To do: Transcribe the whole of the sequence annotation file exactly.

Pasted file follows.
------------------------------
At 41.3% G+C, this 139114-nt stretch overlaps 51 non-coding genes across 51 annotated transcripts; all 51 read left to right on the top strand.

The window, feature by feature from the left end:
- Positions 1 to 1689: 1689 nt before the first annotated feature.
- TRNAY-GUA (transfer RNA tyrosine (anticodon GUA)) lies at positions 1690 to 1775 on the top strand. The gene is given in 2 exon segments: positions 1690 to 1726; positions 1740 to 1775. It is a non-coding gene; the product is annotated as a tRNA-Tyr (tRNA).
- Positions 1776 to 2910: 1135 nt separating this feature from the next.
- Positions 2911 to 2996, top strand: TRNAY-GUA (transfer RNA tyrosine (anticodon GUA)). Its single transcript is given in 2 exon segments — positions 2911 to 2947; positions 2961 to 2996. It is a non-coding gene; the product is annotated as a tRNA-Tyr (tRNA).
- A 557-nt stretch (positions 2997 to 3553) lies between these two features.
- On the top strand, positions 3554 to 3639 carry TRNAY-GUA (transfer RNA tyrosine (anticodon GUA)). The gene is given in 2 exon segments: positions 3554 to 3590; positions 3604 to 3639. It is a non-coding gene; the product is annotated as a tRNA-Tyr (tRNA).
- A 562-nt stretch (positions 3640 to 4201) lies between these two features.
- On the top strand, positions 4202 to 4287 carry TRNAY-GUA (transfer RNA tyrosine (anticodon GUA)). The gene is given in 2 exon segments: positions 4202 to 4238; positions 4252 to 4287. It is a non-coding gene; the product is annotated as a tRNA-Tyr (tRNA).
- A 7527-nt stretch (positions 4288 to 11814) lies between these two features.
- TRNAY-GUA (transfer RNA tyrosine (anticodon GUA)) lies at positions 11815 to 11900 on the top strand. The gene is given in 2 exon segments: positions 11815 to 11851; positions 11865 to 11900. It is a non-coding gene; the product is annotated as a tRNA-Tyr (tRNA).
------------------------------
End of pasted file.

At 41.3% G+C, this 139114-nt stretch overlaps 51 non-coding genes across 51 annotated transcripts; all 51 read left to right on the top strand.

The window, feature by feature from the left end:
- Positions 1 to 1689: 1689 nt before the first annotated feature.
- TRNAY-GUA (transfer RNA tyrosine (anticodon GUA)) lies at positions 1690 to 1775 on the top strand. The gene is given in 2 exon segments: positions 1690 to 1726; positions 1740 to 1775. It is a non-coding gene; the product is annotated as a tRNA-Tyr (tRNA).
- Positions 1776 to 2910: 1135 nt separating this feature from the next.
- Positions 2911 to 2996, top strand: TRNAY-GUA (transfer RNA tyrosine (anticodon GUA)). Its single transcript is given in 2 exon segments — positions 2911 to 2947; positions 2961 to 2996. It is a non-coding gene; the product is annotated as a tRNA-Tyr (tRNA).
- A 557-nt stretch (positions 2997 to 3553) lies between these two features.
- On the top strand, positions 3554 to 3639 carry TRNAY-GUA (transfer RNA tyrosine (anticodon GUA)). The gene is given in 2 exon segments: positions 3554 to 3590; positions 3604 to 3639. It is a non-coding gene; the product is annotated as a tRNA-Tyr (tRNA).
- A 562-nt stretch (positions 3640 to 4201) lies between these two features.
- On the top strand, positions 4202 to 4287 carry TRNAY-GUA (transfer RNA tyrosine (anticodon GUA)). The gene is given in 2 exon segments: positions 4202 to 4238; positions 4252 to 4287. It is a non-coding gene; the product is annotated as a tRNA-Tyr (tRNA).
- A 7527-nt stretch (positions 4288 to 11814) lies between these two features.
- TRNAY-GUA (transfer RNA tyrosine (anticodon GUA)) lies at positions 11815 to 11900 on the top strand. The gene is given in 2 exon segments: positions 11815 to 11851; positions 11865 to 11900. It is a non-coding gene; the product is annotated as a tRNA-Tyr (tRNA).